Could you tell us a little about yourself?
My name is Liz Ayrey, and I have been writing literally since I could hold a pen. I’ve been making up stories, writing poetry, as long as I can remember. From there I was very lucky to get involved with the School for Young Writers, which is a locally based programme. They really encourage young people to keep writing, and to get your material published in their magazine which makes it feel much more real. It certainly encouraged me to keep going.
You started at a very young age?
I was a big reader when I was very young and my parents were always reading to me. From there I moved on to read books on my own. I think from that experience it’s just become a very natural thing to write my own stories. Eventually I started to write poetry.
Nowadays, even though it’s more about poetry than long fiction for me, it’s still definitely all about storytelling. My writing is not so much about my feelings; it’s much more about the ideas and the messages that I want to convey.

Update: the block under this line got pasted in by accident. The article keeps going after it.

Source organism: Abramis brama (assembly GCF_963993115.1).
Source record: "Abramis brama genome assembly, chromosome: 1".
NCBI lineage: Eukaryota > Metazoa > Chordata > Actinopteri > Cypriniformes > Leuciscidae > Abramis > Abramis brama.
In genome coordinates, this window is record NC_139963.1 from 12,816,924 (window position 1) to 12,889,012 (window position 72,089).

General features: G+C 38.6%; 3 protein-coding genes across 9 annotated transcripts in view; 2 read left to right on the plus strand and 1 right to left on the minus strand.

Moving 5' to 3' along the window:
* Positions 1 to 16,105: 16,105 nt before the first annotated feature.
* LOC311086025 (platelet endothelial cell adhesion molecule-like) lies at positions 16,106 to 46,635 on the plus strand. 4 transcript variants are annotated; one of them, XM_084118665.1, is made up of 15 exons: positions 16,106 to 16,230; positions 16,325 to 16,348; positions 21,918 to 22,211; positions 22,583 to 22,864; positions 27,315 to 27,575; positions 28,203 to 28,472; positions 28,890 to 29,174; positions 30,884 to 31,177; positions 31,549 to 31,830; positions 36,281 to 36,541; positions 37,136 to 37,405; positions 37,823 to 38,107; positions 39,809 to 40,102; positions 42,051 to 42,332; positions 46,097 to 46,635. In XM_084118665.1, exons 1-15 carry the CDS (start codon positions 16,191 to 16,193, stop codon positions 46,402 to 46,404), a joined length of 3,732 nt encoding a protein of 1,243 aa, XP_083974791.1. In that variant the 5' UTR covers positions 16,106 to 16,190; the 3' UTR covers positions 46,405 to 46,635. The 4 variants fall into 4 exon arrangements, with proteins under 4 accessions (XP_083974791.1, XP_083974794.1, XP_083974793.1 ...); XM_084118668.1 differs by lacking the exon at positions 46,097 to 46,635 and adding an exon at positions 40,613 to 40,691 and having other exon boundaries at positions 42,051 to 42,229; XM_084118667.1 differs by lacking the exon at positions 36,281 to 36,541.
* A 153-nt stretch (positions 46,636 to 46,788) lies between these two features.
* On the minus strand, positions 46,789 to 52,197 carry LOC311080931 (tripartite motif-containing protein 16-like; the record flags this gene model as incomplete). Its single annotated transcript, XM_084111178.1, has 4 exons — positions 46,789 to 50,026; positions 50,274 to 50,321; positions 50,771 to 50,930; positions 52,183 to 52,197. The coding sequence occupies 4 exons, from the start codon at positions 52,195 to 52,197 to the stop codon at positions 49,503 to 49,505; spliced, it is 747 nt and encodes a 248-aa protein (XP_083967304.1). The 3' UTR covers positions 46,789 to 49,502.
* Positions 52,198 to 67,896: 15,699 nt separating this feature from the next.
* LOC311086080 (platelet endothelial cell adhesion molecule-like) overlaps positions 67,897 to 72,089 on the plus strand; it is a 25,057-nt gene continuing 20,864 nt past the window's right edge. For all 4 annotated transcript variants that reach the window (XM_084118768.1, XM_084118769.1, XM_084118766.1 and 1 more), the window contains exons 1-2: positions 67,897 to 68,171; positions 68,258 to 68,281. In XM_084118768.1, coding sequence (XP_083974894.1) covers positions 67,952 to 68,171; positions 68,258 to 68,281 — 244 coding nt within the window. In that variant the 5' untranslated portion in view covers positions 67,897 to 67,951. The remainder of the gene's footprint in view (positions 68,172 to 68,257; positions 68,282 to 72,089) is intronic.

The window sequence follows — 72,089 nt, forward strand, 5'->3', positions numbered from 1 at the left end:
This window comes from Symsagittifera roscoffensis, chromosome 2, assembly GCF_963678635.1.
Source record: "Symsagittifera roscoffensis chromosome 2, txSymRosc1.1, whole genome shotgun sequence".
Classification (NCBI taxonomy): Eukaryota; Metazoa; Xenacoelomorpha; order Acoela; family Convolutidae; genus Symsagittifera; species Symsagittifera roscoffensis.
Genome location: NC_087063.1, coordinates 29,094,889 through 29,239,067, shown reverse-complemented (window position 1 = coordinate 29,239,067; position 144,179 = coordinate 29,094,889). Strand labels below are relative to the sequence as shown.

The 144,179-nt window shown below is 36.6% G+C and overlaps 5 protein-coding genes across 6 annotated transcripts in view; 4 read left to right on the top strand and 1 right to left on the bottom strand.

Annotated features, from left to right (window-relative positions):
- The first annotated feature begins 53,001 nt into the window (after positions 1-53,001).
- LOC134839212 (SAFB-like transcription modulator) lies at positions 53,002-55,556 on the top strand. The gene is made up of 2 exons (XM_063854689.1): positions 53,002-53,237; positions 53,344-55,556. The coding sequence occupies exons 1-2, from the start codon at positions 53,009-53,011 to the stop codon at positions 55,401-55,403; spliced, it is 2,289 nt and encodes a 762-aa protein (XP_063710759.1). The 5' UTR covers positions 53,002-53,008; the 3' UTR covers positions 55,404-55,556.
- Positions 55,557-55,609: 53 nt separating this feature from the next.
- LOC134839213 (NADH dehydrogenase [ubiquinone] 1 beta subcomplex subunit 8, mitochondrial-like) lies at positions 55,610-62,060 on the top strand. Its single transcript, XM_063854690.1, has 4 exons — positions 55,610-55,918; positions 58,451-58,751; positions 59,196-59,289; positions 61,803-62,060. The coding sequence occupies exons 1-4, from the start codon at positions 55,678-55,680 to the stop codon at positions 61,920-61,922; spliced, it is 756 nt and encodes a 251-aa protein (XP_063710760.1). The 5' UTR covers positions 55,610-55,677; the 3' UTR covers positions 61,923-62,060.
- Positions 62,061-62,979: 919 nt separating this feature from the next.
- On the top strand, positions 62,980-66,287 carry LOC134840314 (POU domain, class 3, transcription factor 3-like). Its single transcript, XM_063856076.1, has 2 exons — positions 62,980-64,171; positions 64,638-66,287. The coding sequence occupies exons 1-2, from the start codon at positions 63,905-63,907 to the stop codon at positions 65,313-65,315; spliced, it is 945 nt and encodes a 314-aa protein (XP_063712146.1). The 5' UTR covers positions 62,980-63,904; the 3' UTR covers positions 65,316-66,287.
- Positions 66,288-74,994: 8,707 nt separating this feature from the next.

Do you get support at home and at school for your writing?
Yes, absolutely. My family supports me, my friends are really into it, and going to the School for Young Writers has given me a fantastic community. The tutors are established professional writers and I have to thank , Gail Ingram, and James Norcliffe to name just a few people. They’ve offered me so much support and guidance through the years.
Could you explain how the writing school works?
It takes place on a Saturday morning and it is a bit like heading out to Saturday morning sports, except I go along to a writing workshop and professional tutors give up their time to teach us what they know.
Is that part of your general school activities?
It’s very much an extracurricular activity. It isn’t like a school English class, rather, the tutors are there to teach you the craft of creative writing and share their love for it.
part two of this interview is here